Usually I go to one of my Partners in Crime and babble at them until they (not unkindly) tell me to shut up.
lotus_lizzylotus_lizzy on January 4th, 2010 02:25 pm (UTC)
The wobblies have hit me a bit too hard this winter season and I'm determined not to let them rule my fate in 2010! In fact, I purposely chose things that audiences wouldn't like in my future fests. I don't think I'm slated to even write H/D until the summer, other than your lovely fic I promised to write you, at some point.

I was tempted to pick the last option only because I find myself absolutely horrified at how much I care about writing well received fantasy porn (with the occasional non-porn). I wish there were a button to turn that off, but I'm afraid insecurity is the name of the game with creative works.

But I will not let it consume me! I will overcome and continue to write stuff that only I, and a few other lovely people, seem to enjoy.
lotus_lizzylotus_lizzy on January 4th, 2010 02:33 pm (UTC)
And just to add, everything I write while it has to please me, also has to please my hubby, so perhaps I am writing for an audience, and audience of one :) But in general I have trouble trying to imagine what an audience will like as they tend to enjoy the most random things. Its sort of like trying to imagine where a rain drop will fall. Doesn't mean I wouldn't like it to fall where I want it though.
not your typical annihilatrix: Bleach: Nerielfuriosity on January 4th, 2010 02:39 pm (UTC)
I don't understand what "the wobblies" are supposed to be. :S
κάτι τρέχει στα γύφτικα: deathandthemaiden_inbetween_ on January 4th, 2010 02:56 pm (UTC)
I guess it's a Matrjoschka with a rounded bottom when it's given a little nudge. Hm. That implies it can never be a permanent state though. Jelly in an earthquake? Hm.
κάτι τρέχει στα γύφτικα: J-curtains_inbetween_ on January 4th, 2010 02:53 pm (UTC)
Even though you very kindly chose multiple options (you can never edit any poll, btw), I still cannot decide what to tick, because it doesn't sound right even if I click one, four and five.
I don't find myself horrified because I always knew people with gazillion reviews who regularly throw public wobblies, and that most people get few comments (supply/demand always sliding), so it was no surprise to me that I'm often hurt or disappointed; yet I wish it would get lesser, though like stage fright it doesn't seem to?
I also couldn't even start comparing comment count or reviews to others, although once I had tried out a tracker and 2.000 hits (in a week) to seven comments (in all the years since) was the norm.
Obviously I don't work solely for myself, firstly because then I wouldn't be here and secondly - that point now only applies to myself - I need an impetus outside myself, I'm not reason enough for myself. I don't mean cheerleaders, since I never had any, but someone to write something for they might like to read.
And yet I still don't pander, grovel, cowtow or advertise *hits self repeatedly* so number one as well.
rickey_arickey_a on January 4th, 2010 04:05 pm (UTC)
Whenever I get wobblies, I lie down until they go away.

Just kidding.

Sort of.

I try to remind myself why I do this in the first place. Why do I write. It's because I've thought up this story in my head and I want to create something out of it. I love the creative process. I focus on the process and my enjoyment of it. I try not to worry about comments. These days I'm only annoyed by anonymice and socks as a means to leave criticism because it's obviously a personal thing at that point and not about the work.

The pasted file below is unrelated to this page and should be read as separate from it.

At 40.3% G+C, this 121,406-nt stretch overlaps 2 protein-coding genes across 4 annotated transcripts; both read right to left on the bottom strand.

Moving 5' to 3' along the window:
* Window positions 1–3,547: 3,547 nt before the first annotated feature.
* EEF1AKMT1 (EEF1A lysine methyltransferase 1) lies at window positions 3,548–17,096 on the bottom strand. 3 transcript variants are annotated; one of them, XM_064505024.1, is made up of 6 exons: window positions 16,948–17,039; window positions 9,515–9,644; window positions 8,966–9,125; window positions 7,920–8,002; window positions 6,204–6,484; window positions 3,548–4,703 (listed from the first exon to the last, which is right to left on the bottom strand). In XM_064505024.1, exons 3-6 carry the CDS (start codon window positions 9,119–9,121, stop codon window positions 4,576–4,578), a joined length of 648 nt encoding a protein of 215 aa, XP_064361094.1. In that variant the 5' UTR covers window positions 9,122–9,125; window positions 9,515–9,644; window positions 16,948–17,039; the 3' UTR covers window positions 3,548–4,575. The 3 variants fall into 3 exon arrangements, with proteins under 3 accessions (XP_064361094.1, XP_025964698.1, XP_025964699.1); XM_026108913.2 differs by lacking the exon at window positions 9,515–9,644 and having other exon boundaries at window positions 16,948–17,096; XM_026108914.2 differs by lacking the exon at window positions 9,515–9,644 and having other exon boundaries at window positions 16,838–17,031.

this mundane stuff called lifewinnett on January 4th, 2010 04:16 pm (UTC)
I think it is impossible to work solely for yourself. Well, I'll take that back, as someone who likes published works and wants to get there someday, you have to write for your audience. They are the ones who keep the money coming.

Comments, in a way, are like money.

I'm sure some people live in a hole and don't care, I do know some people like that and sometimes their stuff is so solidly their own, that audiences don't like it. (This happened on a literary committee I was one for a student publication where the writing was good, but too preachy and the author wasn't about to mellow it out, so we didn't accept it.)

There are times when I read a 'fan service' fic that is totally for the audience and it's so so, but fluffy or full of sex or something, and it's gotten so many comments that I get frustrated, because it's not that good. I might even go so far as to think 'but my story is better than theirs in all ways except it's not fan service and they are more popular.' That is frustrating, but it is also the way the world works.

I'm not quite sure what the wobblies are. No confidence in yourself if you're not lauded enough? I can get frustrated, as I mentioned above, but I don't compromise myself and what I consider good fic for it.
Bryoneybryoneybrynn on January 4th, 2010 04:36 pm (UTC)
Ah, this is the question with no simple answer. I think for me, I write for myself in that I have never tried to write what I think would please. If it's a gift!fic, I do try to take their wants/tastes into account but it still has to be mine and feel right to me. I can think of at least two examples straight off where I couldn't deliver what my giftee asked for because I just couldn't make it resonate for me. That said, I know that what I like to write tends to fit the fandom bill to a certain extent - flangst with an emotional focus and some sex - so it's not like I have to really pick between what I want to write and what people are willing to read for the most part.